- Dick’s Sporting Goods lays off 478 PGA golf pros
- Senators: Cease-fire must allow Israel to defend against rockets, tunnels
- Sierra Leone doctor fighting Ebola catches disease
- Iraq welcomes Russian fighter jets, helicopter gunships into ISIL fight
- John McCain laments: Obama’s ‘self-pity … is really kind of sad’
- GOP offer to fix VA gives $10 billion in emergency funds
- Paul Ryan offers to repair U.S. economic safety net with a single grant stream
- Kim Jong-un builds bond with Putin: $250M Russia-backed addition to key port opens
- Pope Francis meets Meriam Ibrahim, a Sudanese woman sentenced to death
- Detroit porch shooting trial: Suspect says he didn’t know gun was loaded
By the stats: Measuring Bush against Clinton elusive
Question of the Day
“I don’t think they’re great,” Mr. McElvaine said in an interview, adding that the one opening Mr. Bush has is if Iraq eventually develops into a stable democracy and freedom spreads in that region.
But she said Mr. Bush’s reputation will always be tarnished because he leaves office with the country in deep economic trouble - even though presidents are rarely responsible for downturns.
“When you go out with a depression, that lingers, and you can never eliminate it from your record,” she said.
She said when Mr. Clinton left office, he was determined to rehabilitate himself from the scandals that made him the first elected president ever to be impeached. Mr. Bush, though, has not shown the same motivation for his policy failures.
“He has yet to indicate he has done anything that requires repair or rehabilitation, and consequently he doesn’t have the motivation,” she said.
The crime rate continued to slide, though not as quickly as in the 1990s; employment payrolls were up 7 million in November 2008 compared with 2000, though that’s far below the 22.5 million jobs added in Mr. Clinton’s tenure and doesn’t include December’s half-million drop; and poverty actually increased to 12.5 percent in 2007, from 11.3 percent in 2000.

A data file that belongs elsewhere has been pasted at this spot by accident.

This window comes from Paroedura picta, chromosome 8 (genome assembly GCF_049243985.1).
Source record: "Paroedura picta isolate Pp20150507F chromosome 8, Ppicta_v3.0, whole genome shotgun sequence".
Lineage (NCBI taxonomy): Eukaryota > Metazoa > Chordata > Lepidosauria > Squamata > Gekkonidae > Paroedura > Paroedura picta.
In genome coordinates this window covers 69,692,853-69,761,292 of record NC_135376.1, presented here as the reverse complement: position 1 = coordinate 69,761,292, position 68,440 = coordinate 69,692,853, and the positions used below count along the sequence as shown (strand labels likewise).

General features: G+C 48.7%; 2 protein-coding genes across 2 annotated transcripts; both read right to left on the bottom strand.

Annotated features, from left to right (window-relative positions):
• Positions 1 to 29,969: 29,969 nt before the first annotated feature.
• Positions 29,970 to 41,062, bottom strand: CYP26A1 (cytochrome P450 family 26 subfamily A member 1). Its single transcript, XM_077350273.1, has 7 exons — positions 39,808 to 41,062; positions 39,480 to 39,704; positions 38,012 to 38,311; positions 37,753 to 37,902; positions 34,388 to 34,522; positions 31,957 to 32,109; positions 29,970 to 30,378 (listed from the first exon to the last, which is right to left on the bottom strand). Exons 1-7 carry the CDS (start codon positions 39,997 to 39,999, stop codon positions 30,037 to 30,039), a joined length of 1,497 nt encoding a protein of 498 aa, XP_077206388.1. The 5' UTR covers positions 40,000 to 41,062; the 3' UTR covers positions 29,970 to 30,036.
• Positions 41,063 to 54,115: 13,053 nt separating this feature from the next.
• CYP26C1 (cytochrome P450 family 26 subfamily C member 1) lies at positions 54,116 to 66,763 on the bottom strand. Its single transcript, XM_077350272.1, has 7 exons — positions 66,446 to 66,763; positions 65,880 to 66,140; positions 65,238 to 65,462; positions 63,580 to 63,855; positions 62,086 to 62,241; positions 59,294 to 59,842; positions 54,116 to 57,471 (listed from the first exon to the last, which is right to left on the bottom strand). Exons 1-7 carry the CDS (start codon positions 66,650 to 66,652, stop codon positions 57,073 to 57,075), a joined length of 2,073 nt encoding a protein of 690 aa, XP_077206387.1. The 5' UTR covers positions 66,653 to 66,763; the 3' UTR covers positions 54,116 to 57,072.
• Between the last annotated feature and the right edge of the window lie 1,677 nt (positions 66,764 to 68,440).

But the percent of homes with computers grew 22 percent to reach 73.4 percent in 2006, and the number of people 25 and older with bachelor’s degrees also grew dramatically, from 44.8 million to 58.2 million.
Even with the numbers, it’s not always a straightforward comparison between administrations.
The Clinton library’s display of people living with HIV or AIDS does not appear on the library’s Web site, though the other six international categories do. And the library display uses old numbers for AIDS patients, even though the U.N. revamped its estimates recently, making the Bush-versus-Clinton numbers fail to match up.
Still, the trend line is clear on HIV-AIDS, and it’s one area in which historians are likely to give Mr. Bush credit. In 2003, he created the President’s Emergency Plan for AIDS Relief, and has since committed billions of U.S. taxpayer dollars to the effort, drawing praise from all corners.
Complicating Mr. Bush’s rehabilitation effort, and that of any president, is that future generations may view badly many actions that are little-noticed at the time.
“Every administration leaves office with certain land mines buried, and depending on how history plays out, the land mines either remain buried or somebody steps on them and they blow up,” said Rick Shenkman, author of six history books including the recent “Just How Stupid Are We?” and founder of HNN.
He said one of those could turn out to be Mr. Bush’s deal with India on nuclear technology, which he said creates a new incentive to acquire weapons. “That’s made nuclear weapons over the long haul a prize that dictators are going to want to reach for with more alacrity now than they did eight years before.”
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About the Author
Stephen Dinan can be reached at email@example.com.
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